Actemra monotherapy demonstrates significant clinical benefit in patients with rheumatoid arthritis
- Fourth phase III study with novel interleukin-6 receptor inhibitor meets primary endpoint
- Global regulatory filing on track for late 2007
Roche announced today that AMBITION1, the study aiming to demonstrate the safety and efficacy of Actemra (tocilizumab) monotherapy, successfully met its primary endpoint2 in patients with moderate to severe rheumatoid arthritis (RA). This is the fourth study in Actemra’s extensive multinational phase III development programme. The study examined the use of Actemra monotherapy against a standard, effective regimen of methotrexate in patients with active RA, including a high proportion of patients with early disease. The data show that a greater proportion of patients treated with Actemra (8mg/kg), achieved a significant improvement in disease signs and symptoms (ACR scores3) following 24 weeks of treatment, compared to patients treated with methotrexate alone.
“This is the first multinational phase III trial using Actemra monotherapy. The trial demonstrates Actemra’s safety and efficacy, reinforcing the role of IL-6 receptor inhibition in RA” said William M. Burns, CEO Pharmaceuticals Division of Roche. “These exciting data support Actemra’s potential as a new future therapy for RA patients.”
The study, together with data from the previous three international studies, will form the basis of the regulatory filing for marketing approval later this year.
About the AMBITION study
The AMBITION trial is a two-arm, randomized, double-blind, placebo-controlled study designed to evaluate the safety and efficacy of Actemra (8 mg/kg) compared to methotrexate in RA patients. Patients received either Actemra intravenously (8 mg/kg) every four weeks plus placebo capsules weekly or placebo infusions every four weeks plus methotrexate weekly. The study included 673 patients at 252 trial sites in 18 countries, including the United States.
Previous and ongoing studies
The AMBITION trial is one of five phase III clinical studies designed to evaluate Actemra as a potential new treatment for RA. Three of the phase III trials – OPTION4, TOWARD5 and RADIATE6 – are completed and have reported meeting their primary study endpoints. At the European Congress of Rheumatology meeting in June, data results from the OPTION trial demonstrated that treatment with Actemra plus methotrexate resulted in a significant improvement in RA symptoms in patients who had an inadequate response to methotrexate. An additional phase III trial evaluating Actemra in RA is ongoing; the two-year study, called LITHE, is expected to report later in 2008. Data from the AMBITION study will be submitted for presentation at future international scientific meetings.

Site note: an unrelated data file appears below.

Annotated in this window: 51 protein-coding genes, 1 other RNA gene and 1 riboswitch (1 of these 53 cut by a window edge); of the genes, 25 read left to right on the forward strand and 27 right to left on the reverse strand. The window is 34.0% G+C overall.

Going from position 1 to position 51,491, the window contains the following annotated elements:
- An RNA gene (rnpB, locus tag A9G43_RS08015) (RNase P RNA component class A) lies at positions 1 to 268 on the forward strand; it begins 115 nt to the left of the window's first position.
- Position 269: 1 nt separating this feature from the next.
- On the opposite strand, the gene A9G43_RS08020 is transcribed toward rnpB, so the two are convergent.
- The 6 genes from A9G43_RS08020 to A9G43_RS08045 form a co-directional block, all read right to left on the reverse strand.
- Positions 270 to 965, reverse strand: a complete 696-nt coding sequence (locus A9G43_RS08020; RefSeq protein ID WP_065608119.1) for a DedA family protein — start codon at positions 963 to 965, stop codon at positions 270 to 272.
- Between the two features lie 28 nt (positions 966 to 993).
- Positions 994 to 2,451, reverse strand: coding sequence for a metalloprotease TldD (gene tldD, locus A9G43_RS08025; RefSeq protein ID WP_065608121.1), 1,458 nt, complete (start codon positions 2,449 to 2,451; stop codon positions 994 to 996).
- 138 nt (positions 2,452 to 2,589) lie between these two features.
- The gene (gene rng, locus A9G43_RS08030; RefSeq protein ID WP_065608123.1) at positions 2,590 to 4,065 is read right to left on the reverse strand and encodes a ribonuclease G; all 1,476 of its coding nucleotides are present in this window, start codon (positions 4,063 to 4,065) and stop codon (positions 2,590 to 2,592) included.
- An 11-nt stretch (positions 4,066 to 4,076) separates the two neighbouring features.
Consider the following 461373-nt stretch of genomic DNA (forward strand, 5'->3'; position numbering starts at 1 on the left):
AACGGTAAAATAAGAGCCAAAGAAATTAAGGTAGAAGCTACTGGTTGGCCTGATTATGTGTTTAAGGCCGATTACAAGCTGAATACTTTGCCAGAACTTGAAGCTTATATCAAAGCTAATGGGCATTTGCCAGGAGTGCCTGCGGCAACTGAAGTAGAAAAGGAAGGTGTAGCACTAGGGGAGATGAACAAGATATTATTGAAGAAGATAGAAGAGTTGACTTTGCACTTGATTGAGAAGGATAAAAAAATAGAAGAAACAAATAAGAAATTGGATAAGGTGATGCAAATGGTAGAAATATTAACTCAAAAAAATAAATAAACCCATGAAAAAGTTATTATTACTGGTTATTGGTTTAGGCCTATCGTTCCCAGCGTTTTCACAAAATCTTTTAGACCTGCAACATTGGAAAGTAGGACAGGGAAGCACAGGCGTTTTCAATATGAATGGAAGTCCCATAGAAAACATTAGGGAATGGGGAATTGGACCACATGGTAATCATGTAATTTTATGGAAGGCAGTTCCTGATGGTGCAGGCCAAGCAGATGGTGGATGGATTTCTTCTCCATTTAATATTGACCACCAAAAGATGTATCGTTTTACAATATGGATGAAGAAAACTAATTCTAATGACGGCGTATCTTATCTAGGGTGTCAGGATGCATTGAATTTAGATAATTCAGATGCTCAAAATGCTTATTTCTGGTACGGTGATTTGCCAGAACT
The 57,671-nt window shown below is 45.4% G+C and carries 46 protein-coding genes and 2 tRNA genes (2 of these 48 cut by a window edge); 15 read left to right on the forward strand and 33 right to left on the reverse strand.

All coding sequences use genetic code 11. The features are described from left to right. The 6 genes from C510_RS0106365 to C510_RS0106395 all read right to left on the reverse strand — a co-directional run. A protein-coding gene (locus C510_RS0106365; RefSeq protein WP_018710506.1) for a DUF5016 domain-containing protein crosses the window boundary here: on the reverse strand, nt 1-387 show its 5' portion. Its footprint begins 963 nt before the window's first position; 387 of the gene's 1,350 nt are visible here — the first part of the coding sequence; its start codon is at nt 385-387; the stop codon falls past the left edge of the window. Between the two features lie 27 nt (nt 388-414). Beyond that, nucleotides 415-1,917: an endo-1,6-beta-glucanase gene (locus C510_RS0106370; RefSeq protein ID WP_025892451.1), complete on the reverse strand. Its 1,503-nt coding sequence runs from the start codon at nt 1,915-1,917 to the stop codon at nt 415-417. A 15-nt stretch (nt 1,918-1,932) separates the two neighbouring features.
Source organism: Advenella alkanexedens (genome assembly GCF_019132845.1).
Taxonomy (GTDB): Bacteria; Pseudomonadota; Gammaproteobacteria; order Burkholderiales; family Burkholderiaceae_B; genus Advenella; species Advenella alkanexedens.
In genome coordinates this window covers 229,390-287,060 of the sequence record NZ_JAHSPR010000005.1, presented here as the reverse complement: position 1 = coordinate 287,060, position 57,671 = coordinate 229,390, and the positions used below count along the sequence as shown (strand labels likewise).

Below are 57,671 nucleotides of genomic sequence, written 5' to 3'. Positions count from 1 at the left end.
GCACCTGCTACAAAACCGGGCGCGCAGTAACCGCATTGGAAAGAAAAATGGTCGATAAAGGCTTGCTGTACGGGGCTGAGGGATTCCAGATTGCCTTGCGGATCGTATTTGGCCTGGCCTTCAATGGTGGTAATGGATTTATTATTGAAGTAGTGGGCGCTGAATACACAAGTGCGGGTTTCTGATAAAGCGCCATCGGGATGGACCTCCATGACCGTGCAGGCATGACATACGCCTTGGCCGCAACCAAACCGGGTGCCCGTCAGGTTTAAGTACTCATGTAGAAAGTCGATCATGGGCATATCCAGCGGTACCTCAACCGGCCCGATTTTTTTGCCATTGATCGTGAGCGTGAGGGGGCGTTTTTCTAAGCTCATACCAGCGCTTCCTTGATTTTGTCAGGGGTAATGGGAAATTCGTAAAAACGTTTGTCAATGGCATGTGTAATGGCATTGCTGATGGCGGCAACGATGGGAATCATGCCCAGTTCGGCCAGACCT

Actemra is the first humanised interleukin-6 (IL-6) receptor inhibiting monoclonal antibody and represents a novel mechanism of action to treat RA, a disease with a high unmet medical need. The overall safety profile observed in the global studies of Actemra is consistent and Actemra is generally well tolerated. The most frequent adverse events reported have included upper respiratory tract infections, headache, nasopharyngitis and hypertension. As with other biological disease modifying anti-rheumatic drugs (DMARDs), serious infections have been reported in some patients treated with Actemra.
Roche and Chugai are collaborating on a phase III clinical development programme in RA running outside Japan, with more than 4000 patients enrolled in 41 countries including several European countries and the USA. In Japan, Actemra was launched in June 2005 as a therapy for Castleman’s disease and in April 2006 filed for the additional indications of rheumatoid arthritis and systemic-onset juvenile idiopathic arthritis.
About rheumatoid arthritis
Rheumatoid arthritis is a progressive, systemic autoimmune disease characterized by chronic inflammation of multiple joints and fatigue as well as the possibility of osteoporosis, anaemia, and lung, skin and liver effects. This inflammation causes pain, stiffness and swelling, resulting in loss of joint function due to destruction of the bone and cartilage, often leading to progressive disability. Further, as chronic inflammation continues, there may be shortening of life expectancy as a result of effects on major organ systems. After 10 years, less than 50% of patients can continue to work or function normally on a day to day basis. RA affects more than 21 million people worldwide.
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